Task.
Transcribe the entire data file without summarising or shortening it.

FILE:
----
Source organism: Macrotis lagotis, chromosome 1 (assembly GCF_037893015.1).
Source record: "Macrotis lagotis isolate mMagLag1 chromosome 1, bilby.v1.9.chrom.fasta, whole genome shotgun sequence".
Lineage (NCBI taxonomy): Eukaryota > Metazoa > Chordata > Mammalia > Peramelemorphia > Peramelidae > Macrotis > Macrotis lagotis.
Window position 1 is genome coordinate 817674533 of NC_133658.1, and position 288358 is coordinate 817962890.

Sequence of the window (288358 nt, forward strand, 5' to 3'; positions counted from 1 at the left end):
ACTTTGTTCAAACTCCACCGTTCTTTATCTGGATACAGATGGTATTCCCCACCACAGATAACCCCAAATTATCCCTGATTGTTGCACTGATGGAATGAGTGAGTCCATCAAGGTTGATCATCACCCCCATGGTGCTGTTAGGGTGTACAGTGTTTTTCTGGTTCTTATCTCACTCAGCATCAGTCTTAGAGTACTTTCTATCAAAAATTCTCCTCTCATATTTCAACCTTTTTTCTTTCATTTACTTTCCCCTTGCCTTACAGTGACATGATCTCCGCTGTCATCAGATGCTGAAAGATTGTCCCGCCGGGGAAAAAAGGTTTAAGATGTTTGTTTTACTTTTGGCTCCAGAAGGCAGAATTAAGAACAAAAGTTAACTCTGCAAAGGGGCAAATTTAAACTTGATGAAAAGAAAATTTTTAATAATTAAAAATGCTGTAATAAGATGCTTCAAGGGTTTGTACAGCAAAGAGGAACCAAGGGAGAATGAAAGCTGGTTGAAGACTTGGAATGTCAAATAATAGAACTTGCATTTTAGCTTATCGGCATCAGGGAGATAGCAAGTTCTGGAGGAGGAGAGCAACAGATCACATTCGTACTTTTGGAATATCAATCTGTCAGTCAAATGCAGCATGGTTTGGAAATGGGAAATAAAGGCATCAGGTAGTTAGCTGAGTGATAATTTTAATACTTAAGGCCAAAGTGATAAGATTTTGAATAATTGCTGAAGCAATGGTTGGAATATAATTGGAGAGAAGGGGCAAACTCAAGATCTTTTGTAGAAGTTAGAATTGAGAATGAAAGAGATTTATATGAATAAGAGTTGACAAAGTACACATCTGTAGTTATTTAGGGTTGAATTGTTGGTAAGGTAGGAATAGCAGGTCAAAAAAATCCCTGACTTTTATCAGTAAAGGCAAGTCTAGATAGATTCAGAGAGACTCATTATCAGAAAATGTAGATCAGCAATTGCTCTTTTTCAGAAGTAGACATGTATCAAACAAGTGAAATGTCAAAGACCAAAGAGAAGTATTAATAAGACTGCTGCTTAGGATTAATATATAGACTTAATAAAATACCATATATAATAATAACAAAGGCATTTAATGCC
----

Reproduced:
Source organism: Macrotis lagotis, chromosome 1 (assembly GCF_037893015.1).
Source record: "Macrotis lagotis isolate mMagLag1 chromosome 1, bilby.v1.9.chrom.fasta, whole genome shotgun sequence".
Lineage (NCBI taxonomy): Eukaryota > Metazoa > Chordata > Mammalia > Peramelemorphia > Peramelidae > Macrotis > Macrotis lagotis.
Window position 1 is genome coordinate 817674533 of NC_133658.1, and position 288358 is coordinate 817962890.

Sequence of the window (288358 nt, forward strand, 5' to 3'; positions counted from 1 at the left end):
ACTTTGTTCAAACTCCACCGTTCTTTATCTGGATACAGATGGTATTCCCCACCACAGATAACCCCAAATTATCCCTGATTGTTGCACTGATGGAATGAGTGAGTCCATCAAGGTTGATCATCACCCCCATGGTGCTGTTAGGGTGTACAGTGTTTTTCTGGTTCTTATCTCACTCAGCATCAGTCTTAGAGTACTTTCTATCAAAAATTCTCCTCTCATATTTCAACCTTTTTTCTTTCATTTACTTTCCCCTTGCCTTACAGTGACATGATCTCCGCTGTCATCAGATGCTGAAAGATTGTCCCGCCGGGGAAAAAAGGTTTAAGATGTTTGTTTTACTTTTGGCTCCAGAAGGCAGAATTAAGAACAAAAGTTAACTCTGCAAAGGGGCAAATTTAAACTTGATGAAAAGAAAATTTTTAATAATTAAAAATGCTGTAATAAGATGCTTCAAGGGTTTGTACAGCAAAGAGGAACCAAGGGAGAATGAAAGCTGGTTGAAGACTTGGAATGTCAAATAATAGAACTTGCATTTTAGCTTATCGGCATCAGGGAGATAGCAAGTTCTGGAGGAGGAGAGCAACAGATCACATTCGTACTTTTGGAATATCAATCTGTCAGTCAAATGCAGCATGGTTTGGAAATGGGAAATAAAGGCATCAGGTAGTTAGCTGAGTGATAATTTTAATACTTAAGGCCAAAGTGATAAGATTTTGAATAATTGCTGAAGCAATGGTTGGAATATAATTGGAGAGAAGGGGCAAACTCAAGATCTTTTGTAGAAGTTAGAATTGAGAATGAAAGAGATTTATATGAATAAGAGTTGACAAAGTACACATCTGTAGTTATTTAGGGTTGAATTGTTGGTAAGGTAGGAATAGCAGGTCAAAAAAATCCCTGACTTTTATCAGTAAAGGCAAGTCTAGATAGATTCAGAGAGACTCATTATCAGAAAATGTAGATCAGCAATTGCTCTTTTTCAGAAGTAGACATGTATCAAACAAGTGAAATGTCAAAGACCAAAGAGAAGTATTAATAAGACTGCTGCTTAGGATTAATATATAGACTTAATAAAATACCATATATAATAATAACAAAGGCATTTAATGCC